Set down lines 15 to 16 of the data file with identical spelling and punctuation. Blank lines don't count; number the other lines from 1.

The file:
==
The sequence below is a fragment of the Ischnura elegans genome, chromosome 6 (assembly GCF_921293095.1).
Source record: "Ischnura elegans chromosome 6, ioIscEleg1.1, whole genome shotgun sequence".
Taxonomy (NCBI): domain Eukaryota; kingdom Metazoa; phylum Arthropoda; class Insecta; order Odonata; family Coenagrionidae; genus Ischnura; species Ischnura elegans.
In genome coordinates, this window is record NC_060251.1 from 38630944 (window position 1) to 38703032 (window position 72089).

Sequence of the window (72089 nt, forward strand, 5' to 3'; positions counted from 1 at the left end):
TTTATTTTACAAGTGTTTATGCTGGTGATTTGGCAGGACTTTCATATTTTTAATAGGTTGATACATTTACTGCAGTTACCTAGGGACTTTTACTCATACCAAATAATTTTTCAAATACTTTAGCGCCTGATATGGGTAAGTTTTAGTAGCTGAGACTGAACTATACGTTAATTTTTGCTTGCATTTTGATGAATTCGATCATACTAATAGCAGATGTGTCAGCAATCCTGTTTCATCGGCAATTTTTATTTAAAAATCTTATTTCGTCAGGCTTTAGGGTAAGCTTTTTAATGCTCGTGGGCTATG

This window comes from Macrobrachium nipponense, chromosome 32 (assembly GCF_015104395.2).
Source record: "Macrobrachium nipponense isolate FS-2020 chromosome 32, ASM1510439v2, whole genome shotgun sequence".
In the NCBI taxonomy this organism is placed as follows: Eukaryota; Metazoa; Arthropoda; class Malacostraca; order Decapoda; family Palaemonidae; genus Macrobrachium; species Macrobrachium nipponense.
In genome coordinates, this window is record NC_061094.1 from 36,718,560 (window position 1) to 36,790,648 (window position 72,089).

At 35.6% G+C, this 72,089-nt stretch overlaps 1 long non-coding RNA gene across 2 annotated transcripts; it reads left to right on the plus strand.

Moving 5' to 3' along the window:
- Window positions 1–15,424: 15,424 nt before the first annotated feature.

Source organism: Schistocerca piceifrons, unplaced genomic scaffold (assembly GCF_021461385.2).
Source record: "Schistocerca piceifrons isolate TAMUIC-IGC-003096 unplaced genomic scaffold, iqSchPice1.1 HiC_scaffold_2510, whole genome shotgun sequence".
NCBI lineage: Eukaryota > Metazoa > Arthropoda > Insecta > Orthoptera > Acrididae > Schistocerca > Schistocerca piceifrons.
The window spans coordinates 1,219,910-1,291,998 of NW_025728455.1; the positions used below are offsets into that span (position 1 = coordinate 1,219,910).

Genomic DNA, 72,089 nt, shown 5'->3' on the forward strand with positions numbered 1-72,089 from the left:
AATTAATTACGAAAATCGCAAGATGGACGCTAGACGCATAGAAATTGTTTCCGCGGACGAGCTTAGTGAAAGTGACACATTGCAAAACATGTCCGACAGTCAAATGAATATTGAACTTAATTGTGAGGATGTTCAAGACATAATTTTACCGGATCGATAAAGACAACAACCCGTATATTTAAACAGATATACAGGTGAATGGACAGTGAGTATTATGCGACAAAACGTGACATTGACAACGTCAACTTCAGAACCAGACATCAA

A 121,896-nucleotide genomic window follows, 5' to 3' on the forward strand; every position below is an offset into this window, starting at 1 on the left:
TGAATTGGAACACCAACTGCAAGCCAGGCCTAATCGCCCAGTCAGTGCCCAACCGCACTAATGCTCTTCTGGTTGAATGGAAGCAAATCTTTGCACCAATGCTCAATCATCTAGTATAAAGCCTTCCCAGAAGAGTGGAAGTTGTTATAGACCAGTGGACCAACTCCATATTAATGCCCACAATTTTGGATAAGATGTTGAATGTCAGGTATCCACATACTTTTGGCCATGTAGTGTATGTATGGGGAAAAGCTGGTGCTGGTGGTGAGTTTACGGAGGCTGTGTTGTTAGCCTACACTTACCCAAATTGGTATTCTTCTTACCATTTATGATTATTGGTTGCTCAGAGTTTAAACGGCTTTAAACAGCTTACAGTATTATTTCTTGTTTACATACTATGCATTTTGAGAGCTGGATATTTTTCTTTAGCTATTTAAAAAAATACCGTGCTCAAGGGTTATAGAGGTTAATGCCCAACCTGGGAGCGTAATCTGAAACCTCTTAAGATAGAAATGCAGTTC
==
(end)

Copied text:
Source record: "Schistocerca piceifrons isolate TAMUIC-IGC-003096 unplaced genomic scaffold, iqSchPice1.1 HiC_scaffold_2510, whole genome shotgun sequence".
NCBI lineage: Eukaryota > Metazoa > Arthropoda > Insecta > Orthoptera > Acrididae > Schistocerca > Schistocerca piceifrons.